O'Donnell and Tuomey's approach incorporates eco-friendly elements, a key factor in blending new construction into the existing environment. O'Donnell noted that the orientation of buildings and how the sun hits them is considered, as well as the reuse of existing structures when possible. As Tuomey explained, their aim in creating new spaces is to "reduce demand on energy consumption through design and bring in the use of energy resources as economically as possible."
Vice-President of the Hungarian Green Building Council Zsombor Barta spoke about BREEAM categories and standards, explaining that, among all of the sustainability assessment methods, BREEAM is the only one that is project-specific and appropriate for CEU's "unique and complex project involving historical buildings."
Walking the audience through a number of their previous designs on campuses and in urban environments – matching the profile of CEU's needs – O'Donnell detailed "green" elements of the design. In an effort to always use "materials appropriate to the context," they often select perforated brick as a means to screen the sun. Facing due west, the facade of the new Nador 15 building will feature this element.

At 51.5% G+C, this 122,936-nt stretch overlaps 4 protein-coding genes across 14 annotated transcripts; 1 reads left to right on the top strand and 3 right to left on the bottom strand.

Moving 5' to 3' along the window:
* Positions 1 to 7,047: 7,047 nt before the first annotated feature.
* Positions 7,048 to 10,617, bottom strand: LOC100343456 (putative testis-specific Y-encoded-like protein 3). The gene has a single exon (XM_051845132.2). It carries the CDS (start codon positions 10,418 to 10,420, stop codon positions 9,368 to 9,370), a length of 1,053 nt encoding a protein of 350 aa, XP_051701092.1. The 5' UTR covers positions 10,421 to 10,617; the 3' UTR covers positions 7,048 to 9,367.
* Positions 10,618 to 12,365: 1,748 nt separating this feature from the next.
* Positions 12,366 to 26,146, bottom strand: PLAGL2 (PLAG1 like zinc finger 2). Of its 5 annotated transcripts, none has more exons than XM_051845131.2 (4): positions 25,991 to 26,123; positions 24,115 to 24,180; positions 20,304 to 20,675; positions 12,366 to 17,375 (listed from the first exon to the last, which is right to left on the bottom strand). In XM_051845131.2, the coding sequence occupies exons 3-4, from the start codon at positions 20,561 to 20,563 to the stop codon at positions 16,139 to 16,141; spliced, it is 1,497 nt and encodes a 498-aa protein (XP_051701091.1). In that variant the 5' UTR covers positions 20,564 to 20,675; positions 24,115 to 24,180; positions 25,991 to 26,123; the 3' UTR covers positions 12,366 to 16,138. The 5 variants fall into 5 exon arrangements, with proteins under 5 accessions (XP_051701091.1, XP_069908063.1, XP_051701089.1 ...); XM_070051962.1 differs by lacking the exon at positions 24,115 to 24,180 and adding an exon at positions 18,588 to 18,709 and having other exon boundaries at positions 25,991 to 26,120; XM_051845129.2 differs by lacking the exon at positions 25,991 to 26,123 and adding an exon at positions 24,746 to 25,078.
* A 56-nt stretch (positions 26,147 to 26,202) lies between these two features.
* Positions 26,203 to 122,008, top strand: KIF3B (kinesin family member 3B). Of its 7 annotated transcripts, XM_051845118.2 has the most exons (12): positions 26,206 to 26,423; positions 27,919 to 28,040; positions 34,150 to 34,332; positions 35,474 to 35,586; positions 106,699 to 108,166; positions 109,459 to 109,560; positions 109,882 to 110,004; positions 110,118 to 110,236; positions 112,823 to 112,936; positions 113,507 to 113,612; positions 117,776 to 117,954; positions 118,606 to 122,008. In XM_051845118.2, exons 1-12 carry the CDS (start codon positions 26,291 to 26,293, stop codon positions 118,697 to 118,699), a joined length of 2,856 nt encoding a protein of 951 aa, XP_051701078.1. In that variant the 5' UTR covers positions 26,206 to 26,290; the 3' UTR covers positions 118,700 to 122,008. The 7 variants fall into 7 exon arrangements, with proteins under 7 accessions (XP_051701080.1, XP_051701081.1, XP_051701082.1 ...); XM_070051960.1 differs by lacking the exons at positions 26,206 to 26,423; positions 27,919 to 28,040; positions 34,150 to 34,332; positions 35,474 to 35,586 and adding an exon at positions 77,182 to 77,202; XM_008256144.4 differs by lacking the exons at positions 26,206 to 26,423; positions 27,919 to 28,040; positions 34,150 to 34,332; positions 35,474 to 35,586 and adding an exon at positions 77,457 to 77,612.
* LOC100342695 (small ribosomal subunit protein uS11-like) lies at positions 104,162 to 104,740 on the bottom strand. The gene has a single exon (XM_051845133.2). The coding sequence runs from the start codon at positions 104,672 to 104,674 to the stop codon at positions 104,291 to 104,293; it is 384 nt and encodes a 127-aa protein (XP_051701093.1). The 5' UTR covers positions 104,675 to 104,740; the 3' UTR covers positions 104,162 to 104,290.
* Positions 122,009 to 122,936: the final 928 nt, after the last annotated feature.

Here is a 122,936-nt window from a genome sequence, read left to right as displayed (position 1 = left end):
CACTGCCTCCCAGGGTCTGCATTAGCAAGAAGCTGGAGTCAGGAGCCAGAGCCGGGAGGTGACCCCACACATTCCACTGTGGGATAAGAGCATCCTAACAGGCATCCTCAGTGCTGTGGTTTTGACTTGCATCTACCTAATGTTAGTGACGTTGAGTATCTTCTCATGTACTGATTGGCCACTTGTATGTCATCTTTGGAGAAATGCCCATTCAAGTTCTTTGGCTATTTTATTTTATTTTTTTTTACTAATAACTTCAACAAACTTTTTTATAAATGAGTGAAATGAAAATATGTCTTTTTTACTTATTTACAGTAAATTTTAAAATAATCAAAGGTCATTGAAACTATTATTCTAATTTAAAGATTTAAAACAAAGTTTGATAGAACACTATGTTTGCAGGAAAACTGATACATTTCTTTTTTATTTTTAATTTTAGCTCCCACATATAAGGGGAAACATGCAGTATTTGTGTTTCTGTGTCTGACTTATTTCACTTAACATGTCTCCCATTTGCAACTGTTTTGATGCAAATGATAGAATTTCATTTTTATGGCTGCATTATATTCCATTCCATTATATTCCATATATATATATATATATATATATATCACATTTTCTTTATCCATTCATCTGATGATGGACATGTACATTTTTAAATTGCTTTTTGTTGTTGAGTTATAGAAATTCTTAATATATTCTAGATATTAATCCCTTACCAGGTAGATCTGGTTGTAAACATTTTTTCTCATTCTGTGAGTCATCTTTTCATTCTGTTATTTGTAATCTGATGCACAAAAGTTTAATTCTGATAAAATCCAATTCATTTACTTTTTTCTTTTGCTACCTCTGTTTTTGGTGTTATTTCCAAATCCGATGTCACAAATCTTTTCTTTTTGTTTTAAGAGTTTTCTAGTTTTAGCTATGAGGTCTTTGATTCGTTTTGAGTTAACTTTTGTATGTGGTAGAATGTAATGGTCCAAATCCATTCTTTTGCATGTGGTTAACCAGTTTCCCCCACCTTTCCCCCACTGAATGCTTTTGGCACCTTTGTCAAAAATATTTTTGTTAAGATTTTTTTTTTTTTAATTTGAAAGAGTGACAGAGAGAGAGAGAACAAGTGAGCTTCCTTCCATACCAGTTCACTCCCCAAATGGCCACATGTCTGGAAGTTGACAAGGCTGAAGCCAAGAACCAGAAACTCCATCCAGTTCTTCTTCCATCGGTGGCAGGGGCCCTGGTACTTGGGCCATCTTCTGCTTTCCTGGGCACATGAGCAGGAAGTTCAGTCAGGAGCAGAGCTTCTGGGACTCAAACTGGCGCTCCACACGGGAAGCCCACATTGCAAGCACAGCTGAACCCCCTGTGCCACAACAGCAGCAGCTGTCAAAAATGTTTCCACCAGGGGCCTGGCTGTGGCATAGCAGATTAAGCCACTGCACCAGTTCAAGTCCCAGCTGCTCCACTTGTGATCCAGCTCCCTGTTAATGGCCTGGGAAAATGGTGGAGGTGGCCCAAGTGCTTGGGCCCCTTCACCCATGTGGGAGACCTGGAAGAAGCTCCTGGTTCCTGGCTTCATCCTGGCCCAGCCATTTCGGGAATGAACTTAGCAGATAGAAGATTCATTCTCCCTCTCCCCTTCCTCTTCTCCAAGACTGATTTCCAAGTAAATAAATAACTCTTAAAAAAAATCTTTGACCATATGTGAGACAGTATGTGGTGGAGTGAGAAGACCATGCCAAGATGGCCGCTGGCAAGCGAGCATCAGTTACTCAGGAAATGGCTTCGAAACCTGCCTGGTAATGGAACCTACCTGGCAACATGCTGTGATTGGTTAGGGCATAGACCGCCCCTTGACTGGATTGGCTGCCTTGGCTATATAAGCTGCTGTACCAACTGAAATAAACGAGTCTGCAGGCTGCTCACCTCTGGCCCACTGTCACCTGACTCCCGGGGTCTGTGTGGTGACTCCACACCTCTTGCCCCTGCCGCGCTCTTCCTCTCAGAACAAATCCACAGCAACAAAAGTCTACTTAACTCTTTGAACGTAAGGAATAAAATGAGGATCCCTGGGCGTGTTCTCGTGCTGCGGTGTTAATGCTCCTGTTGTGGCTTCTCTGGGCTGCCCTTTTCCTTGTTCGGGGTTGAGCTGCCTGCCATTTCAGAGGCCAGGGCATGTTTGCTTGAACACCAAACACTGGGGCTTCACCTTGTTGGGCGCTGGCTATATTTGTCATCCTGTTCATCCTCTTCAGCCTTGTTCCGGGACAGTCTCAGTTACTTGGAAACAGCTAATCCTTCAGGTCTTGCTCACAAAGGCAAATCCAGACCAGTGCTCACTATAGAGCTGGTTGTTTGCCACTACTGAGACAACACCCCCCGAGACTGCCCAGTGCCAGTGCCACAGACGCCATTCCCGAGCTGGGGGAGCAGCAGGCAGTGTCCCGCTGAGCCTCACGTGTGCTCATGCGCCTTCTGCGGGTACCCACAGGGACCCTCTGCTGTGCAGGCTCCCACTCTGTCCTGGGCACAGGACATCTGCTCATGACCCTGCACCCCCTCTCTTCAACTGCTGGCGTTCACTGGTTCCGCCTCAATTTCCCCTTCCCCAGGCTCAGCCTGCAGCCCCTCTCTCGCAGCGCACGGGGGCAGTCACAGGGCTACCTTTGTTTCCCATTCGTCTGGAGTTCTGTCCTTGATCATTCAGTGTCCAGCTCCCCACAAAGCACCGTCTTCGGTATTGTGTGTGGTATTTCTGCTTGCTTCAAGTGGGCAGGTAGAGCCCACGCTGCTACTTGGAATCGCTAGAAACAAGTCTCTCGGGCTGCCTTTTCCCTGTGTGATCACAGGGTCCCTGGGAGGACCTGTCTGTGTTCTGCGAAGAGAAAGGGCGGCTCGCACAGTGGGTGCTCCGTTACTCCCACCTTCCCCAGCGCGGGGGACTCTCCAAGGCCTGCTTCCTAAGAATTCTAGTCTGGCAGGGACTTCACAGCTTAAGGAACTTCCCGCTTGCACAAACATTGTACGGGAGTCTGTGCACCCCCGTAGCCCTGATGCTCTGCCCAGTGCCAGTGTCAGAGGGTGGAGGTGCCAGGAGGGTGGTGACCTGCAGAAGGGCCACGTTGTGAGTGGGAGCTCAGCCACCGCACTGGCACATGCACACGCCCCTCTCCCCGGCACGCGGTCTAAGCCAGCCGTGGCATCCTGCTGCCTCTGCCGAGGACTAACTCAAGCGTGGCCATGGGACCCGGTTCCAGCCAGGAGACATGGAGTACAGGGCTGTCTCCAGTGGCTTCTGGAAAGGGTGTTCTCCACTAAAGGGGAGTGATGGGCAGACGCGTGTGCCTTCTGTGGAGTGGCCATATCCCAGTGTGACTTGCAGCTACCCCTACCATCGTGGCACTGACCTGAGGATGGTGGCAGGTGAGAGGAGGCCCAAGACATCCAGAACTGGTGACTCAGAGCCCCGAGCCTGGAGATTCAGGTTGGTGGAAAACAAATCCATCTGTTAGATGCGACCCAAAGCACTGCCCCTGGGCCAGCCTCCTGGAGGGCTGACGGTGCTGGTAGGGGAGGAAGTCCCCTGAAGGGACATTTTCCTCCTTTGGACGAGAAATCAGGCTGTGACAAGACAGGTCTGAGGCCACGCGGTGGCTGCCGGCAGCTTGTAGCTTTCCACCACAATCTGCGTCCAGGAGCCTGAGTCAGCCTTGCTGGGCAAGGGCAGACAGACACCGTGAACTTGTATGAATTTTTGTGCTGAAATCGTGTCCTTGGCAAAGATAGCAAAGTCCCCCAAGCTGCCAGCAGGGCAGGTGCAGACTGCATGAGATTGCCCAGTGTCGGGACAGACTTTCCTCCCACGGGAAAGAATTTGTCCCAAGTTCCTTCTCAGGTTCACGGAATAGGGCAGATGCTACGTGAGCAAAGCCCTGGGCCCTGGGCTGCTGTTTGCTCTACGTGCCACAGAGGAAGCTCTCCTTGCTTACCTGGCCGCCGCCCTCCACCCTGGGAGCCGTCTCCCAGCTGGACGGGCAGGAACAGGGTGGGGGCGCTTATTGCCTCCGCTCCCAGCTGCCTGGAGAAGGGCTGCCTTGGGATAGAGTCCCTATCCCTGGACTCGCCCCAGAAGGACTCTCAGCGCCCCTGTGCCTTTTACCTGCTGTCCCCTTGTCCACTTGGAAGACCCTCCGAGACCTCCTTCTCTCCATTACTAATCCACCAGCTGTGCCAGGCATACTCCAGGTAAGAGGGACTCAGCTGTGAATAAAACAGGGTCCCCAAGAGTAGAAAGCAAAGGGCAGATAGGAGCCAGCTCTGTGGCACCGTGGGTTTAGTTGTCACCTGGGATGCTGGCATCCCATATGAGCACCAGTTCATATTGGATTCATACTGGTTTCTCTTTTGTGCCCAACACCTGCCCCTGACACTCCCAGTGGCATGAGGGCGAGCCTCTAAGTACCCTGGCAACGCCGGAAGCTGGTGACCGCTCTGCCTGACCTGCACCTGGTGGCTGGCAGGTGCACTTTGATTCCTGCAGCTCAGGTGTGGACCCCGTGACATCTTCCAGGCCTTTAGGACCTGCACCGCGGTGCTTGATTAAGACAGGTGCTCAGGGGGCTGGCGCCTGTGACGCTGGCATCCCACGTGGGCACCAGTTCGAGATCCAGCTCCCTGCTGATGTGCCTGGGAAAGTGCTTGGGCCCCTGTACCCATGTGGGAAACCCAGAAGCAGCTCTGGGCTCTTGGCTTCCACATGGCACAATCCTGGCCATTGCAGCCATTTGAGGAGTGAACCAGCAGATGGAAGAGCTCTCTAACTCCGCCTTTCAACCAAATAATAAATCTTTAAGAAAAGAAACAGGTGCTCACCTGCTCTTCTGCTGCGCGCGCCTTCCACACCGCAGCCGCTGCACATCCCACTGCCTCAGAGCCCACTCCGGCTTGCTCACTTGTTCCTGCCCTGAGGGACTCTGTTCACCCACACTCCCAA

"We're always looking for creative ways to handle heating and have fresh air," she said. The new CEU campus will have a system that will automatically open and close windows based on the outside temperature, but will also allow them to be opened manually.
The design of the new campus was inspired by the city of Budapest and its elegant courtyards. "We want our new building to feel like it's made for Budapest and that it's part of the inherited cultural landscape of this city," Tuomey emphasized. The architects believe that respect for legacy is a very important part of design, which is imperative as CEU dwells in downtown Budapest, a UNESCO World Heritage Site.
"Sustainability starts with the city," Tuomey added. "Nador utca – the street where CEU is – has a monumental presence in Budapest. There's a visual, textual, material relationship in the design." They took into account CEU's relationship to the nearby Danube River and existing monuments and wanted to "better integrate the University in the urban/public realm."